Sustainable Maritime Interiors - 2022 Report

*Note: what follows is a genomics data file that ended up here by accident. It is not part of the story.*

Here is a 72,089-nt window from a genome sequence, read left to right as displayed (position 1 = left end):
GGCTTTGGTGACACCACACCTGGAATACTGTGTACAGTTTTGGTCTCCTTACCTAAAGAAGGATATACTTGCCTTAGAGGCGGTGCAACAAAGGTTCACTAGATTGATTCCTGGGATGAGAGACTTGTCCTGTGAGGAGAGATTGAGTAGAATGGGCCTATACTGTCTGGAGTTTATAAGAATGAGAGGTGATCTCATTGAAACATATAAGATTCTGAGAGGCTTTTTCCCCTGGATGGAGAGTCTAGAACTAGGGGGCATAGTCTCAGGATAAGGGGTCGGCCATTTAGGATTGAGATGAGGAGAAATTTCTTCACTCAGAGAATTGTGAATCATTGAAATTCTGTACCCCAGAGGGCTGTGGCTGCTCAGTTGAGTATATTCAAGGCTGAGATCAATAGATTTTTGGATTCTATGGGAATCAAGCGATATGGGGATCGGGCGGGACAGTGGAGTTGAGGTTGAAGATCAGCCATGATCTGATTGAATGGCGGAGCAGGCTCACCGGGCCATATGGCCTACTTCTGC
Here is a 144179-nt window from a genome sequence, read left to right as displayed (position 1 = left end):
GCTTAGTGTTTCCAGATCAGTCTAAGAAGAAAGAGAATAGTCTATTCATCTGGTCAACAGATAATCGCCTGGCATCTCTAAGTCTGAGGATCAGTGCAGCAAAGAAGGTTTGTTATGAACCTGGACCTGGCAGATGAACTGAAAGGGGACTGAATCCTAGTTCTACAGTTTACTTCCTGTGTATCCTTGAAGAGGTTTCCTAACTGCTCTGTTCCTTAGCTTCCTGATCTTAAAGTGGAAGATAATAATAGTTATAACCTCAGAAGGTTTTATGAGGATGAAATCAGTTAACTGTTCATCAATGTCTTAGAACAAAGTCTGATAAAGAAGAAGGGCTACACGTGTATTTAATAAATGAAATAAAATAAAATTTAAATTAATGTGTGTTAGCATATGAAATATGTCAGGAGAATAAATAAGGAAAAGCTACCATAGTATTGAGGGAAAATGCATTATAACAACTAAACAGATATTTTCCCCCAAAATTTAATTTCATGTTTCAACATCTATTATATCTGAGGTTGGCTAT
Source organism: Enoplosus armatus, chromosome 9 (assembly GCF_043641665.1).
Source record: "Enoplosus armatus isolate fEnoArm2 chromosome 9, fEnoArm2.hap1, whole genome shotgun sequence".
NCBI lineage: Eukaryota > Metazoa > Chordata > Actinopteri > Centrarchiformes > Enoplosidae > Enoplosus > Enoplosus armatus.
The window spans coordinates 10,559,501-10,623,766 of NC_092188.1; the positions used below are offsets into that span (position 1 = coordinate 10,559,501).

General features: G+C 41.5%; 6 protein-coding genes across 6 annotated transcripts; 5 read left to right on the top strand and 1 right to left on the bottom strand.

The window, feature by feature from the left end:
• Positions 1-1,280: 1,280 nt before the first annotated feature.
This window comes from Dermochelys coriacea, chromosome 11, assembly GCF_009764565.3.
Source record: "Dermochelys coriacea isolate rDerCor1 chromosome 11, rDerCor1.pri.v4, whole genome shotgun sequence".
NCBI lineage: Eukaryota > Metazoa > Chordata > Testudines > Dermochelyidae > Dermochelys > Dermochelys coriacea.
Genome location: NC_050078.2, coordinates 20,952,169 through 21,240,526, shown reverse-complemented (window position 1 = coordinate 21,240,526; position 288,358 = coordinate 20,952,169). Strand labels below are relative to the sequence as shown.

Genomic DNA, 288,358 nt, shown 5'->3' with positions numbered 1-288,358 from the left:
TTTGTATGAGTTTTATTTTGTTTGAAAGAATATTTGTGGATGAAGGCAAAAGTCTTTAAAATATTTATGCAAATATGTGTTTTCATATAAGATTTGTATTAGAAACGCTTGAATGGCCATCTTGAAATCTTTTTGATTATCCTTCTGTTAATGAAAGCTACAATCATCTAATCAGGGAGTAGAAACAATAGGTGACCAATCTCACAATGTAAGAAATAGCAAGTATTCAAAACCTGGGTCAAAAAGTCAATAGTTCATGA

92 Waste and pollution One of the great gifts of the circular economy is its reframing of waste as a resource that has value. Less than 20 per cent of waste is recycled each year and by 2050, worldwide municipal solid waste generation is expected to have increased by roughly 70 per cent to 3.4 billion metric tons.1 If this growth industry can be harnessed appropriately, it will reduce not only the amount going to landfill but also the negative impacts of resource use. This requires a drastic realignment of priorities. Indeed, the United Nations Framework Convention on Climate Change urges: “Materials companies can and must become waste-treatment and wasteuse companies that see waste as a resource such that waste becomes like virgin materials in value.”2 Regional initiatives are already underway, such as the European Commission’s revised waste legislative framework, which seeks to implement more ambitious recycling rates along with simplification and harmonisation of definitions and calculation methods for recycled material. The framework also focuses on reinforced rules and new obligations on separate collection, along with minimum requirements for Extended Producer Responsibility and stronger waste prevention and waste management measures.3 INTERNAT IONAL WI SDOM Most valuable scrap materials • Non-ferrous metals – do not degrade or lose their chemical properties in the recycling process, which allows them to be recycled an infinite number of times • Iron and steel – (producing steel from ferrous scrap requires 60 per cent less energy and reduces CO2 emissions • Recovered paper and fibre – manufacturing paper and paperboard with recycled materials uses up to 68 per cent less energy than using virgin materials • Plastics – recycling one ton of plastic bottles reduces GHGs by 3,380 lbs • Rubber – the use of recycled rubber in moulded products reduces GHG emissions by 25-80 per cent compared to using virgin plastic resins • Glass – the container and fibreglass industries purchase 3.35 million tons of recycled glass annually • Textiles – the textile recycling industry’s total economic impact in the United States is nearly US$1.2b Source: Institute of Scrap Recycling Industries, Recycling Industry Yearbook 1 Source: Statista, Global Waste Generation 2 Source: United Nations Framework Convention on Climate Change, Meeting Report 3 Source: European Commission, Report from the Commission